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Hepatozoonosis is a tick-borne disease that results in infection with the protozoan (one-celled organism) known as Hepatozoon americanum.
The disease is more common in the southern and southeastern United States. Infection is often subclinical. However, symptoms of clinical infection include:
Hepatozoonosis may affect the bones, liver, spleen, muscles, small blood vessels in the heart muscle, and the intestinal tract.
Hepatozoonosis is carried by the tick Amblyomma maculatum. Dogs become infected through being bitten by an infected tick or through ingestion of an infected tick.
Definitive diagnosis is made by finding the Hepatozoon organisms in white blood cells on a blood smear. However, routine blood testing consisting of a complete blood cell count and blood chemistry profile is typically performed in addition to the blood smear to check for additional organ dysfunction or abnormalities.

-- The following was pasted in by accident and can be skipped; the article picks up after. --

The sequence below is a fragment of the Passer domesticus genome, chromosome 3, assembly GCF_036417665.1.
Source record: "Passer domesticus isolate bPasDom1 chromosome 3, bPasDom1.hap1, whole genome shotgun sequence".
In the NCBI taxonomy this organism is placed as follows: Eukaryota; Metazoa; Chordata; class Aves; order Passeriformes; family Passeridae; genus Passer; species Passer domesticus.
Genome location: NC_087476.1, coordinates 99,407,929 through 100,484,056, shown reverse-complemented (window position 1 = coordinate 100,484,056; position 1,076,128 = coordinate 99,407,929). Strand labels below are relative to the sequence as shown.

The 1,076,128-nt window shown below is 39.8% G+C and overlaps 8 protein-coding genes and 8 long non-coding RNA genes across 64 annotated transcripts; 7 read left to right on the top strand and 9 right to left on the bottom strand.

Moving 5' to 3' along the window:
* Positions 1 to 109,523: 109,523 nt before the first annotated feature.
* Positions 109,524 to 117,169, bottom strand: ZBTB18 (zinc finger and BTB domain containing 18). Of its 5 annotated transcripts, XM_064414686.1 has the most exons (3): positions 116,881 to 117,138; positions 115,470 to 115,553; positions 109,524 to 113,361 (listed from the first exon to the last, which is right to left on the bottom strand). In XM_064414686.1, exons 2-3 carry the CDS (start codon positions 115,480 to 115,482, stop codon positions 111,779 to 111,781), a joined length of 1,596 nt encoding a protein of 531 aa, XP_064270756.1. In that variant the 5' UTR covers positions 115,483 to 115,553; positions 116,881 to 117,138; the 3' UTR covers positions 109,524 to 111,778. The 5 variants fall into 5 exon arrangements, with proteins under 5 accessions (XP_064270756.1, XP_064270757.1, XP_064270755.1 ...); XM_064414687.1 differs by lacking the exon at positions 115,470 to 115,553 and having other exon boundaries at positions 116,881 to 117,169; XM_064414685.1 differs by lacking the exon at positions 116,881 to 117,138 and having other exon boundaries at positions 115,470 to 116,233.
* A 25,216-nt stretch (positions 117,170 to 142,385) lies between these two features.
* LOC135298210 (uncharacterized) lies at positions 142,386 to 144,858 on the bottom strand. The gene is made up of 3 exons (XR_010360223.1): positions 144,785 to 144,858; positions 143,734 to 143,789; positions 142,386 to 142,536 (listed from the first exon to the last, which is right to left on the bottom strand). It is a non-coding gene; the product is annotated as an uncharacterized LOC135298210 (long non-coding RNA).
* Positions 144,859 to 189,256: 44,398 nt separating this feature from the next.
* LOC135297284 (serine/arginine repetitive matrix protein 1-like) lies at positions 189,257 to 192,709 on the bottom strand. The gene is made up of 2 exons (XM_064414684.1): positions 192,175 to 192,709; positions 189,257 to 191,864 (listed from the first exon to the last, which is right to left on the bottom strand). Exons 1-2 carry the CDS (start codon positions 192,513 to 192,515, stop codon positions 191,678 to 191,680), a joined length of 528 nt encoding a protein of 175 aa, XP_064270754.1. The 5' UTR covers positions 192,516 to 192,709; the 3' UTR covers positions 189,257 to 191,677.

Radiographs (X-rays) to examine the bones of the pelvis, vertebrae, and legs may be recommended as well.
Treatment is primarily palliative to relieve pain and may include glucocorticoids or non-steroidal anti-inflammatory medications. Initial combination therapy with trimethoprim/sulfa, clindamycin and pyrimethamine may be followed by long-term therapy with decoquinate.
Hepatozoonosis in dogs can be prevented by controlling ticks and tick bites. It may be possible to remove an infectious tick before it has had a chance to pass the disease into the dog’s blood. Always check your dog after returning from an outing, and remove ticks carefully, thoroughly, and immediately.
Does not show any signs of a disease
The fiber that covers the outside of a bone
The term for the hip and related area
Something that relieves a condition’s symptoms without curing the condition